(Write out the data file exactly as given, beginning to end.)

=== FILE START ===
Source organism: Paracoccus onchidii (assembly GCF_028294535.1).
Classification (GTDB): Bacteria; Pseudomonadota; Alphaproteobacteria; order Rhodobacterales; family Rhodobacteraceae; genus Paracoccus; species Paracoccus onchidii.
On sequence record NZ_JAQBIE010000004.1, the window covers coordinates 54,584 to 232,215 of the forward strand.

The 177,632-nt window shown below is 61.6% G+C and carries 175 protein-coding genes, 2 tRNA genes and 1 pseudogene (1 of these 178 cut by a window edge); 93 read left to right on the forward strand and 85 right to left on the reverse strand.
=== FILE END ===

Source organism: Paracoccus onchidii (assembly GCF_028294535.1).
Classification (GTDB): Bacteria; Pseudomonadota; Alphaproteobacteria; order Rhodobacterales; family Rhodobacteraceae; genus Paracoccus; species Paracoccus onchidii.
On sequence record NZ_JAQBIE010000004.1, the window covers coordinates 54,584 to 232,215 of the forward strand.

The 177,632-nt window shown below is 61.6% G+C and carries 175 protein-coding genes, 2 tRNA genes and 1 pseudogene (1 of these 178 cut by a window edge); 93 read left to right on the forward strand and 85 right to left on the reverse strand.